Feature film, 2014
Written and directed by Damien Chazelle
For a movie about music, Whiplash features a lot of blood.
Whiplash is the story of aspiring jazz drummer Andrew Neiman (Miles Teller) and renowned conductor Terence Fletcher (J. K. Simmons).
Andrew’s a first year student at New York’s prestigious Shaffer Conservatory. He’s ruthless in pursuit of his goal of becoming a jazz legend - practicing even when his hands bleed. Terence sniffs out Andrew’s talent and invites him to become part of his studio band… but instead of being inducted into a bright future, Andrew enters into Terence’s high pressure, high stakes world where one mistake could cost his future.
During a family dinner scene Andrew references saxophonist Charlie Parker, saying he would rather “die drunk, broke at 34 and have people at a dinner table talk about me than live to be rich and sober at 90 and nobody remembered who I was.” Whiplash devotes itself to exploring this theme - what price is too high for artistic immortality? And Andrew’s already paying steep dues - his mentor is a sadist.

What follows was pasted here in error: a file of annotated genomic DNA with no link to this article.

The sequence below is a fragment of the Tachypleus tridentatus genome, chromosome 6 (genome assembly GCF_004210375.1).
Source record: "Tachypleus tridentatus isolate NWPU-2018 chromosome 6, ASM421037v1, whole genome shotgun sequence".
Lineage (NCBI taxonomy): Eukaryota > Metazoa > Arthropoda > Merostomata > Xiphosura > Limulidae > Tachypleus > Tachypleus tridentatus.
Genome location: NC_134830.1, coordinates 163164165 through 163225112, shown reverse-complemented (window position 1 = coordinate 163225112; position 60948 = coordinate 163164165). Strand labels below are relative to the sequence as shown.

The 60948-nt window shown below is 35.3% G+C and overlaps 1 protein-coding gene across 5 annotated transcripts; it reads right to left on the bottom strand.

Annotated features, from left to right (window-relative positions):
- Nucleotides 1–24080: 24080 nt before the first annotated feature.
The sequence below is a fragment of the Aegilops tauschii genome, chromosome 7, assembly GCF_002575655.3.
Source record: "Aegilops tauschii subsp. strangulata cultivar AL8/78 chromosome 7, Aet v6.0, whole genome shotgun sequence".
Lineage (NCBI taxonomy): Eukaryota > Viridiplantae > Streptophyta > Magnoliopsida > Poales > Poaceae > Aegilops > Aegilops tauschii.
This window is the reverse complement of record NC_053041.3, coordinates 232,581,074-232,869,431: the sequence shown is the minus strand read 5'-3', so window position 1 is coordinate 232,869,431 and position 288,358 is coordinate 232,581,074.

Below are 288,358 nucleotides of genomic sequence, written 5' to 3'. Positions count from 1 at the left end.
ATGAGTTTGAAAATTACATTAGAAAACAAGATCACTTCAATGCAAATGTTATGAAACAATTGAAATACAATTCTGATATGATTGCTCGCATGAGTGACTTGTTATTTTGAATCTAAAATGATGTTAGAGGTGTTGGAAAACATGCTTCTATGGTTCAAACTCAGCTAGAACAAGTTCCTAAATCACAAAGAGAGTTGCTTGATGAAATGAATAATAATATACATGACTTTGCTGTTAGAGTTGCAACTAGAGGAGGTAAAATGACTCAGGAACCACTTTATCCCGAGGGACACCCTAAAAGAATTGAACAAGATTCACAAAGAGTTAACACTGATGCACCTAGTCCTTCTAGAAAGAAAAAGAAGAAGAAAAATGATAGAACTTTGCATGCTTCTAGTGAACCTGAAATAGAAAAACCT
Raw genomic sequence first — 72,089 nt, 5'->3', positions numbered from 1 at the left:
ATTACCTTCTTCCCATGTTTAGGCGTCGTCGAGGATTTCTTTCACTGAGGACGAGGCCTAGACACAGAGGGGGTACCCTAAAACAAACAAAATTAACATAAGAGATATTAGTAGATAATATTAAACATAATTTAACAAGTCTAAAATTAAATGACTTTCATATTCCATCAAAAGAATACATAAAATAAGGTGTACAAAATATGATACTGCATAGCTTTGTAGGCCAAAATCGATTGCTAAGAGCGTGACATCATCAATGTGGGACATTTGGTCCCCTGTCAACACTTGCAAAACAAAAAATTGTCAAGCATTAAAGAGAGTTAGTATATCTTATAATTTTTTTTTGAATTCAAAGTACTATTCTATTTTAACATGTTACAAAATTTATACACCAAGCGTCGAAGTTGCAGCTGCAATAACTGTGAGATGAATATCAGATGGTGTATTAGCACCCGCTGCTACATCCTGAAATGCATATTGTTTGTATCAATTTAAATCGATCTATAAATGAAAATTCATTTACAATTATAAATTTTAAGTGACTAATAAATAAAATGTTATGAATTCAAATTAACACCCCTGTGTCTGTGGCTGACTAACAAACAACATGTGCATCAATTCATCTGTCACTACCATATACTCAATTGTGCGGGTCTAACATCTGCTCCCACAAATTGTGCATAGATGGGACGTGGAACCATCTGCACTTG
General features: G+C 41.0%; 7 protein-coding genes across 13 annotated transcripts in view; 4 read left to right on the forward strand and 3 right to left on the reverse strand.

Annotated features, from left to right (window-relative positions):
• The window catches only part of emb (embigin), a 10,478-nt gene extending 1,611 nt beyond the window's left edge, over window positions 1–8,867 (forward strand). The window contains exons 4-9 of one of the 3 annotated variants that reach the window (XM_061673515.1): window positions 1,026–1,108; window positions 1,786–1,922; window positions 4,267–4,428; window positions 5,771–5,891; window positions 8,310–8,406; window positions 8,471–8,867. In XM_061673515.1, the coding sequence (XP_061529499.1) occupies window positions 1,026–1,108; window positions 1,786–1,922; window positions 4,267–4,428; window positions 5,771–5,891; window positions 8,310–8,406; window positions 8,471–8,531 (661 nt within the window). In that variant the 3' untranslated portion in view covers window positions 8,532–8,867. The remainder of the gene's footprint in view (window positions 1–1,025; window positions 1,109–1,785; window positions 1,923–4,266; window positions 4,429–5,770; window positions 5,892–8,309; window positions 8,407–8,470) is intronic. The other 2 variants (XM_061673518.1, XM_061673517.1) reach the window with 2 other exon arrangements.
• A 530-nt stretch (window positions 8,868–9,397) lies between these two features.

Throughout the film it’s unclear whether Terence gets off on crushing his students’ dreams, or if he’s pushing Andrew to his limits because he sees something special in him. At times the bullying is harrowing and uncomfortable to watch - but Andrew’s no easy target. He’s just as bloody-minded as Terence, and the film is a long wrestle for power.
Andrew has deep reserves of self-belief which enable him to take extraordinary risks, such as during the climactic drum solo - a battle of wits that could have devastating consequences. Andrew drums for his life, fingers covered with blood and sweat. With each furious beat he risks dropping his increasingly slippery sticks. Revenge and triumph fuse in the last moments of the film, and it’s unclear whether both tutor and student’s dreams have come true - or if they’re taking each other straight to Hell.
How far should you go in pursuit of your dreams? Whiplash leaves you to make up your own mind.